The shutdown of a major nonprofit home care provider in one state has motivated lawmakers to seek emergency action to the tune of $8.5 million. The move is a reminder of how important home-based care has become for state policymakers.
Maine State Senator Shenna Bellows, a Democrat, recently announced plans to introduce emergency legislation that, if passed, would raise reimbursement rates for home care providers in her state. Specifically, the bill would provide $8.5 million to help keep home-based care providers afloat.
In recent years, providers within the state have struggled due to minimum wage hikes, stagnant reimbursement rates and other headwinds.
For context, Maine’s minimum wage increased from $7.50 to $9.00 in 2017; it then went up to $10.00 in 2018 and to $11.00 the following year. Currently, the state’s minimum wage is $12.00, thanks to another raise at the beginning of 2020.
Maine isn’t an anomaly. Over the years, minimum wage raises have been implemented in a number of states. No less than 21 states started 2020 with a higher minimum wage requirement than the previous year.
Further compounding matters, reimbursement rates under Maine’s Medicaid program haven’t correspondingly risen in the midst of ongoing wage increases.
“Anytime you have a fixed price with the government, you’re going to run into this problem,” Dr. David Macpherson, an economics professor at Trinity University, previously told Home Health Care News. “Even in other cases when [providers] can raise prices, higher wages will still force firms to lay off workers.”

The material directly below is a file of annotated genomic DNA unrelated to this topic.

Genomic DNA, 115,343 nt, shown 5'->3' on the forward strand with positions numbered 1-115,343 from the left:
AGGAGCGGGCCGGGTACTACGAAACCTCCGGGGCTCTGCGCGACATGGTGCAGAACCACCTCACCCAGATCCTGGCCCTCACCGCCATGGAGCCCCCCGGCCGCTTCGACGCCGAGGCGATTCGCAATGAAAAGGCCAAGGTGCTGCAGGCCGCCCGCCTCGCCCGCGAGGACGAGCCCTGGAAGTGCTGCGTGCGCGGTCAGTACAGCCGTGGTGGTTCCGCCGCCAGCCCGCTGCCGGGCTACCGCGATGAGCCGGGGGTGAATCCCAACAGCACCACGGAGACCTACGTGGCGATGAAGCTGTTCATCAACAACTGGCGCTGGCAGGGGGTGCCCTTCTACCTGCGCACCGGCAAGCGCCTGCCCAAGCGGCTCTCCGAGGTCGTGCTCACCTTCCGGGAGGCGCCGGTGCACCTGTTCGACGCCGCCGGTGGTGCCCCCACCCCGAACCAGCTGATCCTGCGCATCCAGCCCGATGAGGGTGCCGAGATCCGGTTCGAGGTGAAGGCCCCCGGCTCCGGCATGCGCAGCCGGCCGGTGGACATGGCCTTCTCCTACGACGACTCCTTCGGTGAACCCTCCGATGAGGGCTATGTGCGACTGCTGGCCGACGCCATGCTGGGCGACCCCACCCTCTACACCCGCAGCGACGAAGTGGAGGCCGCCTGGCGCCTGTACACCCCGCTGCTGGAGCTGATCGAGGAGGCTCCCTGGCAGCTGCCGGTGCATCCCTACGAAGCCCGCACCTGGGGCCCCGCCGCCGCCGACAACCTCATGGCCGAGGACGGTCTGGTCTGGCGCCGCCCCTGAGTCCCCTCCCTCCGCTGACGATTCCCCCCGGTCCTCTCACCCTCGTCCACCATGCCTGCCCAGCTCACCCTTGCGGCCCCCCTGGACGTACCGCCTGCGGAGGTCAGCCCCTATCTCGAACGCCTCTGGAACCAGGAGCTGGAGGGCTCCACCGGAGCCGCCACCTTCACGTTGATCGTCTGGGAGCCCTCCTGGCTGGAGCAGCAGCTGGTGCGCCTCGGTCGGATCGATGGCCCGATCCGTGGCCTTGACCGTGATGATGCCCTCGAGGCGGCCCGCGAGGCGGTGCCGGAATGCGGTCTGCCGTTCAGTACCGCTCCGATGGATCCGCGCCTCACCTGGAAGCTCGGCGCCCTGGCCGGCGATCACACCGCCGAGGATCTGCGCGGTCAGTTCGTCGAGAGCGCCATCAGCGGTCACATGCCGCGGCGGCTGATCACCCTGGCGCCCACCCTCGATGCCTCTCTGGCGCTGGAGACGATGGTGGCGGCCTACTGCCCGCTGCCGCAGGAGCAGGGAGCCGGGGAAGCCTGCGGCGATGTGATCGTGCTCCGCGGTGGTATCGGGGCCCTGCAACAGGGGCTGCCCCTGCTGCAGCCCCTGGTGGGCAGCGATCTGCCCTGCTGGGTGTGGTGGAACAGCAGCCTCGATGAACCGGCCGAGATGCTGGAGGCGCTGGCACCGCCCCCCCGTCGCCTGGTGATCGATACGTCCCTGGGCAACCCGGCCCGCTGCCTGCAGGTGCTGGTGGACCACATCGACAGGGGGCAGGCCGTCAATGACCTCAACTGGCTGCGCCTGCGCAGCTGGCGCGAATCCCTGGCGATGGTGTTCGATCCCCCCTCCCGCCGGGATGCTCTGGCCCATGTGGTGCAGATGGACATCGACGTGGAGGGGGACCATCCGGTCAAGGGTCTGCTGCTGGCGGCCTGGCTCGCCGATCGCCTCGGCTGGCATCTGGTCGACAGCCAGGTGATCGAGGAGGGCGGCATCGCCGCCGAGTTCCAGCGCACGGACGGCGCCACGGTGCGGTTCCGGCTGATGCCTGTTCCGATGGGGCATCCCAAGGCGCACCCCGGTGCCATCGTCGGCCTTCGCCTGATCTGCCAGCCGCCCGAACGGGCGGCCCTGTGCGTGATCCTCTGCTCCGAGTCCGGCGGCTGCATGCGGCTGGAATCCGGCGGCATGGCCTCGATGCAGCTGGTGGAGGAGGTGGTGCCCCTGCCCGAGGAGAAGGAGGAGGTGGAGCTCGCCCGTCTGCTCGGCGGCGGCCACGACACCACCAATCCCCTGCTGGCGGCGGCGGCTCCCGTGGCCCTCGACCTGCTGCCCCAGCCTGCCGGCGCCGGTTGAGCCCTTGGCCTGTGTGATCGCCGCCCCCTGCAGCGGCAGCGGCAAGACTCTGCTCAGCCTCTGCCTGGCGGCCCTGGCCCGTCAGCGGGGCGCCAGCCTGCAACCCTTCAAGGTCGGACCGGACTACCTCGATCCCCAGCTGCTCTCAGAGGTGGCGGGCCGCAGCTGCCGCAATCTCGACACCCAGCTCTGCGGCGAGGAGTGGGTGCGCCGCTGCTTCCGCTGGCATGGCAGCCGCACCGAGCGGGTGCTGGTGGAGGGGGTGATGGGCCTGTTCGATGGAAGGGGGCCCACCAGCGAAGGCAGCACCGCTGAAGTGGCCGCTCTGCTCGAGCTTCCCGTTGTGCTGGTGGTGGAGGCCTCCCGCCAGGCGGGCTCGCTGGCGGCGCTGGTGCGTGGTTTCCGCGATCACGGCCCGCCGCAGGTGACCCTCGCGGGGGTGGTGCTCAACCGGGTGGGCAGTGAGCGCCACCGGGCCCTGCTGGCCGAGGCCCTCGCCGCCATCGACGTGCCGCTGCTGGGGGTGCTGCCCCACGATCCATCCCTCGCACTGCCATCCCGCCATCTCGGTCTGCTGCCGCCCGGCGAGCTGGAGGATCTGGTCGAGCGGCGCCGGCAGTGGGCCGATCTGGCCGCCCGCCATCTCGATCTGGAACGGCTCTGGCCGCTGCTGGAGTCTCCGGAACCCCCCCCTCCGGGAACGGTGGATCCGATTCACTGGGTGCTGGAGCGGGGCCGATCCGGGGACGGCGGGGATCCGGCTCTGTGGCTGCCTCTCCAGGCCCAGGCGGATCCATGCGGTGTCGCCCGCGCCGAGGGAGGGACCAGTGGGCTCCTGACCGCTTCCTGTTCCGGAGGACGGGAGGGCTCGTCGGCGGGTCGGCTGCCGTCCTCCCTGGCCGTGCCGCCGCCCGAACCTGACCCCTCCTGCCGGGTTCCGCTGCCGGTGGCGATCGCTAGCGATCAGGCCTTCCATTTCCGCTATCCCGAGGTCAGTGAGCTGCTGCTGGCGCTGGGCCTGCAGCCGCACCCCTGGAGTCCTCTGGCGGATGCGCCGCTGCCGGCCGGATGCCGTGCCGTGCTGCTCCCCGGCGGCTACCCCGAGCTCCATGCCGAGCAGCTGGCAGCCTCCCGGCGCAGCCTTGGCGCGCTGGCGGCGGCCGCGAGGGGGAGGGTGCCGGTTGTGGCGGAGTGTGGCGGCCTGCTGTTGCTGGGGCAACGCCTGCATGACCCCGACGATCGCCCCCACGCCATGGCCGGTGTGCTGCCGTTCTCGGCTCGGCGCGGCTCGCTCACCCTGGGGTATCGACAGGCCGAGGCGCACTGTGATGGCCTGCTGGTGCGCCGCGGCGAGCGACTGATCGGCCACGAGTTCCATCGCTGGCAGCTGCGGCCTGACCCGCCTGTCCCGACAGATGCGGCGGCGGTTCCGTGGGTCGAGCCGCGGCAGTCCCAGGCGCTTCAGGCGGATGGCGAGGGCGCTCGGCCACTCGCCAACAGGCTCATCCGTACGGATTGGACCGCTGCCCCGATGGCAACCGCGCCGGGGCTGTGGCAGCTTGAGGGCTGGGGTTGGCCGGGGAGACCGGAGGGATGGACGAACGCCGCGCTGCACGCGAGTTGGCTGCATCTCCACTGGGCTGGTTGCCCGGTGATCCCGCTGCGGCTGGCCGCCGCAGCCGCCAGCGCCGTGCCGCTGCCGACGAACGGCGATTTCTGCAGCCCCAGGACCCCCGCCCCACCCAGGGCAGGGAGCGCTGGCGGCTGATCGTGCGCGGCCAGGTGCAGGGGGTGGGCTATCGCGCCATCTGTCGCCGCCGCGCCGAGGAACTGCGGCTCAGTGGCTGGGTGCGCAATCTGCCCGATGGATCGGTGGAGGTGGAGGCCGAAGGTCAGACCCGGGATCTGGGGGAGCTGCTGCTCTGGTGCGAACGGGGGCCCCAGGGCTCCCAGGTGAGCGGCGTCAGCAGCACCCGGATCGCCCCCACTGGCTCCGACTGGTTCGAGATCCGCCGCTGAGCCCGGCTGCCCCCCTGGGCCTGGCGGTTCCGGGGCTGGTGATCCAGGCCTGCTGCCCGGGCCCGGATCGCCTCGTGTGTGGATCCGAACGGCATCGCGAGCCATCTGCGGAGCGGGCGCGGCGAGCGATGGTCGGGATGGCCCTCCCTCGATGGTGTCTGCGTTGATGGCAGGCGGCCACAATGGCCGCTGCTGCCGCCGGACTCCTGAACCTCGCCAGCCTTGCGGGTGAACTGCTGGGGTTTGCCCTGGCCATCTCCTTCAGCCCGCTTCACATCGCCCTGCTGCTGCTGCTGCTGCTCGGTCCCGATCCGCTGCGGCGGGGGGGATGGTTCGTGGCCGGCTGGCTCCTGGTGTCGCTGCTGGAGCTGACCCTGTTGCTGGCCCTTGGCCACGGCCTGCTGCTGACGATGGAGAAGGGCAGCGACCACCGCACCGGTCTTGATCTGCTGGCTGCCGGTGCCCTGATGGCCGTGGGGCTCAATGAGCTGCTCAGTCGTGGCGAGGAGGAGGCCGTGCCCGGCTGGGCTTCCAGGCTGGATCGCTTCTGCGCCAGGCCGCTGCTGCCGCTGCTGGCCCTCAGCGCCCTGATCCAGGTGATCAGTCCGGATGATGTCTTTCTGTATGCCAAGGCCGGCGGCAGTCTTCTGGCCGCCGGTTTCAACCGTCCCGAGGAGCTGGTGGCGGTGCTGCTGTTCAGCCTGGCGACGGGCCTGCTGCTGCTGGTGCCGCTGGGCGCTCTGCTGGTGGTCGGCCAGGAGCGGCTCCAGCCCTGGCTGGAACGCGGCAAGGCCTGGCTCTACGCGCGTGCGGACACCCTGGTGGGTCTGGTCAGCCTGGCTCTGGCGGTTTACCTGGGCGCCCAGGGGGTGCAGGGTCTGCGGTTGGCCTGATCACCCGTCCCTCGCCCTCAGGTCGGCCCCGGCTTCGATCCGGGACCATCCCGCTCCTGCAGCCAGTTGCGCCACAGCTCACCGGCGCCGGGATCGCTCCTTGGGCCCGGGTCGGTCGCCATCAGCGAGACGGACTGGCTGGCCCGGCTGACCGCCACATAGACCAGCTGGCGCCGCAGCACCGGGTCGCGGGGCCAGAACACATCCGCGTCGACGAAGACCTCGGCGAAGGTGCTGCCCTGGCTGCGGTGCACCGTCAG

Farmingdale, Maine-based Home Care for Maine found itself facing the fallout. In February, the home care provider announced that it was closing shop due to financial issues.
Home Care for Maine closing leaves a gap in the state’s senior care coverage, Newell Augur, an attorney at Pierce Atwood LLP, told HHCN. Augur served as the company’s counsel.
“The vast majority of their patients were Medicaid eligible and many were in rural parts of the state,” he said. “Home Care for Maine is reasonably confident that their workers will find new employment. We are not confident that we will be able to successfully transition all of the patients to other home care agencies, and that’s a disturbing, unsettling proposition.”
In total, the shutdown leaves roughly 600 patients without home care, with about 365 workers will be out of a job.
“The devastating closure of Home Care for Maine in Farmingdale has got to be a wakeup call,” Sen. Bellows said in a statement. “This is the result of decades worth of inadequate action that has kept reimbursement rates too low at the expense of Maine seniors and personal care workers. We have to be better. It’s time for Maine to step up.”
Sen. Bellows is not alone in her efforts to address what she refers to as a crisis.
Just last month, Maine’s labor commission called for an increase in Medicaid reimbursement rates to offset providers’ costs, along with a requirement that caregivers be paid no less than 125% of the minimum wage.
“Many providers serve primarily MaineCare recipients – and getting the reimbursement rates better aligned with the cost of delivering care is essential to remain viable and sustainable,” Laurie J. Belden, executive director of Home Care & Hospice Alliance of Maine, previously told HHCN.
Although the full details of the emergency funding are not yet publicly known, the bill has received bipartisan support, giving it a decent shot of becoming a reality. If the bill does pass, it may even be matched with federal funds, according to Augur.
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